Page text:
Thursday, November 6, 2014

My Notorious Life


A brilliant rendering of a scandalous historical figure, Kate Manning’s My Notorious Life is an ambitious, thrilling novel introducing Axie Muldoon, a fiery heroine for the ages. Axie’s story begins on the streets of 1860s New York. The impoverished child of Irish immigrants, she grows up to become one of the wealthiest and most controversial women of her day.

In vivid prose, Axie recounts how she is forcibly separated from her mother and siblings, apprenticed to a doctor, and how she and her husband parlay the sale of a few bottles of “Lunar Tablets for Female Complaint” into a thriving midwifery business. Flouting convention and defying the law in the name of women’s reproductive rights, Axie rises from grim tenement rooms to the splendor of a mansion on Fifth Avenue, amassing wealth while learning over and over never to trust a man who says “trust me.”

When her services attract outraged headlines, Axie finds herself on a collision course with a crusading official—Anthony Comstock, founder of the Society for the Suppression of Vice. It will take all of Axie’s cunning and power to outwit him in the fight to preserve her freedom and everything she holds dear.

Inspired by the true history of an infamous female physician who was once called “the Wickedest Woman in New York,” My Notorious Life is a mystery, a family saga, a love story, and an exquisitely detailed portrait of nineteenth-century America. Axie Muldoon’s inimitable voice brings the past alive, and her story haunts and enlightens the present
(From Goodreads)


     I would like to preface this review with this brief description of this piece . . . What a wild ride! From start to finish, Kate Manning takes the readers from the impoverished Irish immigrant neighborhoods of New York City to the Midwest via the infamous orphan trains, then right back to NYC, but this time with an upscale flair.  Needless to say, while reading “My Notorious Life”, I was thoroughly captivated by not only the geographical adventure, but the ever-evolving characters presented in the book.

     The story begins on the dirty and dangerous street of New York circa 1860. Anne “Axie” Muldoon and her two siblings, Dutch and Joe, are the children of poor Irish immigrants. Left to essentially fend for themselves after the death of their father and the debilitating injury sustained by their mother, the siblings are taken in by the Children’s Aid Society and shipped by orphan train to Illinois with the promise of “a place of hot cider and oxtail stew, new boots and green grass all around.”  Quickly, Dutch and Joe are adopted out, but strong-willed, opinionated   Axie has a harder time finding a home and eventually is sent back to New York. Upon her arrival, she finds that her mother has remarried and is pregnant again. Shortly thereafter, her world is bludgeoned by heartbreak after the sudden death of her mother during the birth of the new sibling.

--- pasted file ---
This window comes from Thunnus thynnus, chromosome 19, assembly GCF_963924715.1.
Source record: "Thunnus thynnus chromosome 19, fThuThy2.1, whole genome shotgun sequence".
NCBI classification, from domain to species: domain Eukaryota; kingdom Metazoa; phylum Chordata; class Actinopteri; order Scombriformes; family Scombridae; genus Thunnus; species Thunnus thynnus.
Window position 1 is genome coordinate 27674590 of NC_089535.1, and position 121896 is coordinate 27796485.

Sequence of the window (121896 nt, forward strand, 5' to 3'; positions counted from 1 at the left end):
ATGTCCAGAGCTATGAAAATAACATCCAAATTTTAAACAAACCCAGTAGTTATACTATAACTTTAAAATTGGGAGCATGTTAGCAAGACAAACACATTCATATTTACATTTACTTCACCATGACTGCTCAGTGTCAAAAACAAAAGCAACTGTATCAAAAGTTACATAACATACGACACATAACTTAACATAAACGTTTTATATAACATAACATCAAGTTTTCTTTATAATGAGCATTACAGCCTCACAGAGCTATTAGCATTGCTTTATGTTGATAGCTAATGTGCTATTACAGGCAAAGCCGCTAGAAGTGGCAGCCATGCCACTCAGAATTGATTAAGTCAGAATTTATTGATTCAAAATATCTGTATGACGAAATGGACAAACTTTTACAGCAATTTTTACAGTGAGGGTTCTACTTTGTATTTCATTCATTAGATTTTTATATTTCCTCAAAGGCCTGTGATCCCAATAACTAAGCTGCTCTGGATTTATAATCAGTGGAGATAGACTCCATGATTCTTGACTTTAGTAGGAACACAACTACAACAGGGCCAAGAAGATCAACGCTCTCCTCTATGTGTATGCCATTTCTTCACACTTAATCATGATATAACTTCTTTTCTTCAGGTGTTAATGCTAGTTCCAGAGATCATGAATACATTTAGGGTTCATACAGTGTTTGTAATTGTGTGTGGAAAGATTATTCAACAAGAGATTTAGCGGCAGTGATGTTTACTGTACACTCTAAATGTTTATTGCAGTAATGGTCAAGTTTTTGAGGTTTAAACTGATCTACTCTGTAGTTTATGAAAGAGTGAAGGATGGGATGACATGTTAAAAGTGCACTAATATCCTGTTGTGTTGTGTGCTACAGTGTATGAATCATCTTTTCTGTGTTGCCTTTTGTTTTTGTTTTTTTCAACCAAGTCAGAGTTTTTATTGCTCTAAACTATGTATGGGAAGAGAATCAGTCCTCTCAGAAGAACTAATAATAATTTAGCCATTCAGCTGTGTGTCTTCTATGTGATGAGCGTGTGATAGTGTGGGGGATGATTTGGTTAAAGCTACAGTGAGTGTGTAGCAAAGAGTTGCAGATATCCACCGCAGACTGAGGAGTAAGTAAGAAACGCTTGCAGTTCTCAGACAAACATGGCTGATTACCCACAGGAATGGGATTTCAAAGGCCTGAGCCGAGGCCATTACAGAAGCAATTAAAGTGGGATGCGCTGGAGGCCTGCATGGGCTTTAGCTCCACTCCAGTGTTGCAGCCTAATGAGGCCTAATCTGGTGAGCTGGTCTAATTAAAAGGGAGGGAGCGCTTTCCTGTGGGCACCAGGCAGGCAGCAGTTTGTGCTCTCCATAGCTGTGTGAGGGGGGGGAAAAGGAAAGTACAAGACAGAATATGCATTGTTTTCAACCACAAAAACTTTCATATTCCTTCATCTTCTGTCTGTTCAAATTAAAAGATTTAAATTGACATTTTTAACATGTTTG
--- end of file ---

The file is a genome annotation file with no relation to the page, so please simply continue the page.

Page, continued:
Alone again, and even more destitute than before, Axie is determined to change her fate, and accepts a job working for a doctor and his wife who specialize in “female maladies”, which included lunar pills and at times, abortions.  As the doctor begins to trust Axie, she is taught the secret and illegal skills of his profession and finds that she is a natural. This chance opportunity springboards her into a career path that will bring her wealth, riches, notoriety both good and bad, heartbreak, jail time, and ultimately closure to her miserable and wretched past.  

     This story is based loosely on the life of Ann Trow -Lohman, who was dubbed the Wickedest Woman in New York by Mr. Comstock, the leader of the Society for the Suppression of Vice, and the media who documented her trials and tribulations. I found this fast paced, exciting story was given much authenticity by the use of Irish lingo and jargon, and the depiction of immigrant street life is as close to accurate as can be. I found in Axie an unlikely heroine. Regardless of your feelings about her profession, it is hard not to find her triumph over tragedy endearing. The way with which Axie holds her head high through even the roughest waters is admirable and commendable, and left me with a real veneration for her strength and determination. The twist at the end will  truly catch you off guard, as well as make you appreciate the writing prowess and creativity of the author. With My Notorious Life, Kate Manning has found a niche that has been missing in the fiction world. Most of the stories told from this time period are typically male dominated, but in this piece the female voice is strong and true, and brings a fresh, new perspective to 1860’s New York City.  I give this book 4 stars and hope that she writes a follow up in the very near future.


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